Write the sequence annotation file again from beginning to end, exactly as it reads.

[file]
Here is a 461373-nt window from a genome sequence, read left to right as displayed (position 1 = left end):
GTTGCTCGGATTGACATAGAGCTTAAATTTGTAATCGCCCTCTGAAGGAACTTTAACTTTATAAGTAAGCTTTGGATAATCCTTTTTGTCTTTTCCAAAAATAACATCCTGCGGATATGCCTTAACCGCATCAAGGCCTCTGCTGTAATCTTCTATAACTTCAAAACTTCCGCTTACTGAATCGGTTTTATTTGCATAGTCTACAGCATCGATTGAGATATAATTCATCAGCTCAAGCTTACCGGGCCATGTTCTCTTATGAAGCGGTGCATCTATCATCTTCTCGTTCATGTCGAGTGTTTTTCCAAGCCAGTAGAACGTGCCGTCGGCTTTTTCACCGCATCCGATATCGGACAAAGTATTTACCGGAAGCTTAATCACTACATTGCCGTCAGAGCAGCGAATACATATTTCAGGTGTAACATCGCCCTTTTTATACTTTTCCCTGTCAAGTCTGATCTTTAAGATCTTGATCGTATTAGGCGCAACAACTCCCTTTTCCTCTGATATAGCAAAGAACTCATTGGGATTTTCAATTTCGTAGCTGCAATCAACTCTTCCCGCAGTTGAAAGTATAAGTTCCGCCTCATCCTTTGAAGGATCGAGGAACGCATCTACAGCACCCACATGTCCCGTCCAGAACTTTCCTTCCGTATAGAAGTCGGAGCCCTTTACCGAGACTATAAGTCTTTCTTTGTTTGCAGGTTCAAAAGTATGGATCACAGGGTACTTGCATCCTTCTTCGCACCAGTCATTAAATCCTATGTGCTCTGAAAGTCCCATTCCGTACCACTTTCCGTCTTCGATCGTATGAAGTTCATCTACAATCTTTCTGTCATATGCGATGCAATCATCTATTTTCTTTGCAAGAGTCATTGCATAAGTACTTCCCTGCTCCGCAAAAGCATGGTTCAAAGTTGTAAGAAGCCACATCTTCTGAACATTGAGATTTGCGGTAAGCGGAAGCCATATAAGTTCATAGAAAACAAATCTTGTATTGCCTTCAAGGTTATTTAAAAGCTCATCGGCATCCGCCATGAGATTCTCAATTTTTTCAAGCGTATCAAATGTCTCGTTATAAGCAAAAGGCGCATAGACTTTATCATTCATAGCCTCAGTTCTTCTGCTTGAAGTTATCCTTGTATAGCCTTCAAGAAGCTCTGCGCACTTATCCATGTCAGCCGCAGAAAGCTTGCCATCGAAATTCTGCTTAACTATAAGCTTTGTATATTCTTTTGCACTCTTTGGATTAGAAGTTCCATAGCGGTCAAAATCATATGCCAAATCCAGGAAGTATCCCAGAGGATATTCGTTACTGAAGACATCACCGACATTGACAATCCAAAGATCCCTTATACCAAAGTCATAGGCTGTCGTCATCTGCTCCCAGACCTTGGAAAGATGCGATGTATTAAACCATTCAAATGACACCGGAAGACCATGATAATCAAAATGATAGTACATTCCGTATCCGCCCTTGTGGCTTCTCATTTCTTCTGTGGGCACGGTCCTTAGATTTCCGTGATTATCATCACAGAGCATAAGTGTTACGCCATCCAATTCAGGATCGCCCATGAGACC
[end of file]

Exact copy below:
Here is a 461373-nt window from a genome sequence, read left to right as displayed (position 1 = left end):
GTTGCTCGGATTGACATAGAGCTTAAATTTGTAATCGCCCTCTGAAGGAACTTTAACTTTATAAGTAAGCTTTGGATAATCCTTTTTGTCTTTTCCAAAAATAACATCCTGCGGATATGCCTTAACCGCATCAAGGCCTCTGCTGTAATCTTCTATAACTTCAAAACTTCCGCTTACTGAATCGGTTTTATTTGCATAGTCTACAGCATCGATTGAGATATAATTCATCAGCTCAAGCTTACCGGGCCATGTTCTCTTATGAAGCGGTGCATCTATCATCTTCTCGTTCATGTCGAGTGTTTTTCCAAGCCAGTAGAACGTGCCGTCGGCTTTTTCACCGCATCCGATATCGGACAAAGTATTTACCGGAAGCTTAATCACTACATTGCCGTCAGAGCAGCGAATACATATTTCAGGTGTAACATCGCCCTTTTTATACTTTTCCCTGTCAAGTCTGATCTTTAAGATCTTGATCGTATTAGGCGCAACAACTCCCTTTTCCTCTGATATAGCAAAGAACTCATTGGGATTTTCAATTTCGTAGCTGCAATCAACTCTTCCCGCAGTTGAAAGTATAAGTTCCGCCTCATCCTTTGAAGGATCGAGGAACGCATCTACAGCACCCACATGTCCCGTCCAGAACTTTCCTTCCGTATAGAAGTCGGAGCCCTTTACCGAGACTATAAGTCTTTCTTTGTTTGCAGGTTCAAAAGTATGGATCACAGGGTACTTGCATCCTTCTTCGCACCAGTCATTAAATCCTATGTGCTCTGAAAGTCCCATTCCGTACCACTTTCCGTCTTCGATCGTATGAAGTTCATCTACAATCTTTCTGTCATATGCGATGCAATCATCTATTTTCTTTGCAAGAGTCATTGCATAAGTACTTCCCTGCTCCGCAAAAGCATGGTTCAAAGTTGTAAGAAGCCACATCTTCTGAACATTGAGATTTGCGGTAAGCGGAAGCCATATAAGTTCATAGAAAACAAATCTTGTATTGCCTTCAAGGTTATTTAAAAGCTCATCGGCATCCGCCATGAGATTCTCAATTTTTTCAAGCGTATCAAATGTCTCGTTATAAGCAAAAGGCGCATAGACTTTATCATTCATAGCCTCAGTTCTTCTGCTTGAAGTTATCCTTGTATAGCCTTCAAGAAGCTCTGCGCACTTATCCATGTCAGCCGCAGAAAGCTTGCCATCGAAATTCTGCTTAACTATAAGCTTTGTATATTCTTTTGCACTCTTTGGATTAGAAGTTCCATAGCGGTCAAAATCATATGCCAAATCCAGGAAGTATCCCAGAGGATATTCGTTACTGAAGACATCACCGACATTGACAATCCAAAGATCCCTTATACCAAAGTCATAGGCTGTCGTCATCTGCTCCCAGACCTTGGAAAGATGCGATGTATTAAACCATTCAAATGACACCGGAAGACCATGATAATCAAAATGATAGTACATTCCGTATCCGCCCTTGTGGCTTCTCATTTCTTCTGTGGGCACGGTCCTTAGATTTCCGTGATTATCATCACAGAGCATAAGTGTTACGCCATCCAATTCAGGATCGCCCATGAGACC